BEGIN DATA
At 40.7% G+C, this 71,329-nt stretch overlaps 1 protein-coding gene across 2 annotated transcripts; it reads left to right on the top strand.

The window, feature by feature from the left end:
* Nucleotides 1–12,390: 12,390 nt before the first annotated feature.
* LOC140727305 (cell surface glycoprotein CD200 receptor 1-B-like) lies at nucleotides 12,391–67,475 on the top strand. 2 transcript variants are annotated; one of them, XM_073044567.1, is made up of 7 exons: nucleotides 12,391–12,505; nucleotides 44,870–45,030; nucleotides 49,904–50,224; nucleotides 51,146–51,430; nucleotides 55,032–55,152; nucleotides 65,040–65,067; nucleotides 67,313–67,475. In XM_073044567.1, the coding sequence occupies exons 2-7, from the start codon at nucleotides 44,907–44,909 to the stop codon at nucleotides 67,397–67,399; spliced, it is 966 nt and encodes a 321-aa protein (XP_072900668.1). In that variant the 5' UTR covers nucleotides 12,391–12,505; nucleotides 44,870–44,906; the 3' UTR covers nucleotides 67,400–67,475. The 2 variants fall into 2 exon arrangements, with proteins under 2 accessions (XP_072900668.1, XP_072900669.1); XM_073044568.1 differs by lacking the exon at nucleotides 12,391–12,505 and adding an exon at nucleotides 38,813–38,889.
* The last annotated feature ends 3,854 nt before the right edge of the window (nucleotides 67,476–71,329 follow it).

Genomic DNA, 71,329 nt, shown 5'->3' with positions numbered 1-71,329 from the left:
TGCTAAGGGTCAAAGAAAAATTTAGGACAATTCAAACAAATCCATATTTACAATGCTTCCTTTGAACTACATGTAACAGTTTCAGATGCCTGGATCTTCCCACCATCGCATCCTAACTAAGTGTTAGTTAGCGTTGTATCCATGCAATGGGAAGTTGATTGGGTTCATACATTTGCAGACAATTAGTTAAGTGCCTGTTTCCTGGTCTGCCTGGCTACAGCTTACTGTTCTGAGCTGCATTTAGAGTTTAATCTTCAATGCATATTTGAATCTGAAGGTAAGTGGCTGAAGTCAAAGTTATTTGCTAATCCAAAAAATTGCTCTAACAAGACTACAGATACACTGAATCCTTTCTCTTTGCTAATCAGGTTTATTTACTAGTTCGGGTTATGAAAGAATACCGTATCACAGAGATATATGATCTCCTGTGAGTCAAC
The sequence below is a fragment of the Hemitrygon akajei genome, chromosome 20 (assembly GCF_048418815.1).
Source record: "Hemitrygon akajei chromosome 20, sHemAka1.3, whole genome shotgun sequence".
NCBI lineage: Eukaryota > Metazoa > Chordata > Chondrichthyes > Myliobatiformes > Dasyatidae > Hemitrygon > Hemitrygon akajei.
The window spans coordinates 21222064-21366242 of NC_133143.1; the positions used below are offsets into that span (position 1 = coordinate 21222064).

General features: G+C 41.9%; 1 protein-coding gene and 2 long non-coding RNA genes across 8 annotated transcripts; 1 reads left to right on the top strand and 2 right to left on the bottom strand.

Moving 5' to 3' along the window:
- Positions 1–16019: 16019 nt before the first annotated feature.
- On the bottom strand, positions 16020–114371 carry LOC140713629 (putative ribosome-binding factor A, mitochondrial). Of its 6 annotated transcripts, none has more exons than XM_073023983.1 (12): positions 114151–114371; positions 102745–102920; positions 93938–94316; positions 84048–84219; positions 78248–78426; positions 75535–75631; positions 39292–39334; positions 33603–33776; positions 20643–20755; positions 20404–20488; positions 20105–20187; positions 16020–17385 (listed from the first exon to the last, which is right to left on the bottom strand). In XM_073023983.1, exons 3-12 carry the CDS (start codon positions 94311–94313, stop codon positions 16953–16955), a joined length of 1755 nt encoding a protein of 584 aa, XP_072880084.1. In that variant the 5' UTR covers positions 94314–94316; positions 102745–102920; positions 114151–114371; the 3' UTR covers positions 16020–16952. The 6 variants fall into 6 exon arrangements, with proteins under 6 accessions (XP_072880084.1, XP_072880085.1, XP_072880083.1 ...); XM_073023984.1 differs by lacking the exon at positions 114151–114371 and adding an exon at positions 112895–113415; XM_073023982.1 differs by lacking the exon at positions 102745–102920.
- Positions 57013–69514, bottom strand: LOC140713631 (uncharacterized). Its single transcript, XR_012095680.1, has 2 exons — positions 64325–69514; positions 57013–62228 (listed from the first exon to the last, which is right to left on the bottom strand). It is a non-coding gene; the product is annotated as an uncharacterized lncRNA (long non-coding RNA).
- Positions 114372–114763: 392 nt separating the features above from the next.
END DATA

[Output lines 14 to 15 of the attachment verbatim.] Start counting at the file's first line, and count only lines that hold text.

- Positions 1–16019: 16019 nt before the first annotated feature.
- On the bottom strand, positions 16020–114371 carry LOC140713629 (putative ribosome-binding factor A, mitochondrial). Of its 6 annotated transcripts, none has more exons than XM_073023983.1 (12): positions 114151–114371; positions 102745–102920; positions 93938–94316; positions 84048–84219; positions 78248–78426; positions 75535–75631; positions 39292–39334; positions 33603–33776; positions 20643–20755; positions 20404–20488; positions 20105–20187; positions 16020–17385 (listed from the first exon to the last, which is right to left on the bottom strand). In XM_073023983.1, exons 3-12 carry the CDS (start codon positions 94311–94313, stop codon positions 16953–16955), a joined length of 1755 nt encoding a protein of 584 aa, XP_072880084.1. In that variant the 5' UTR covers positions 94314–94316; positions 102745–102920; positions 114151–114371; the 3' UTR covers positions 16020–16952. The 6 variants fall into 6 exon arrangements, with proteins under 6 accessions (XP_072880084.1, XP_072880085.1, XP_072880083.1 ...); XM_073023984.1 differs by lacking the exon at positions 114151–114371 and adding an exon at positions 112895–113415; XM_073023982.1 differs by lacking the exon at positions 102745–102920.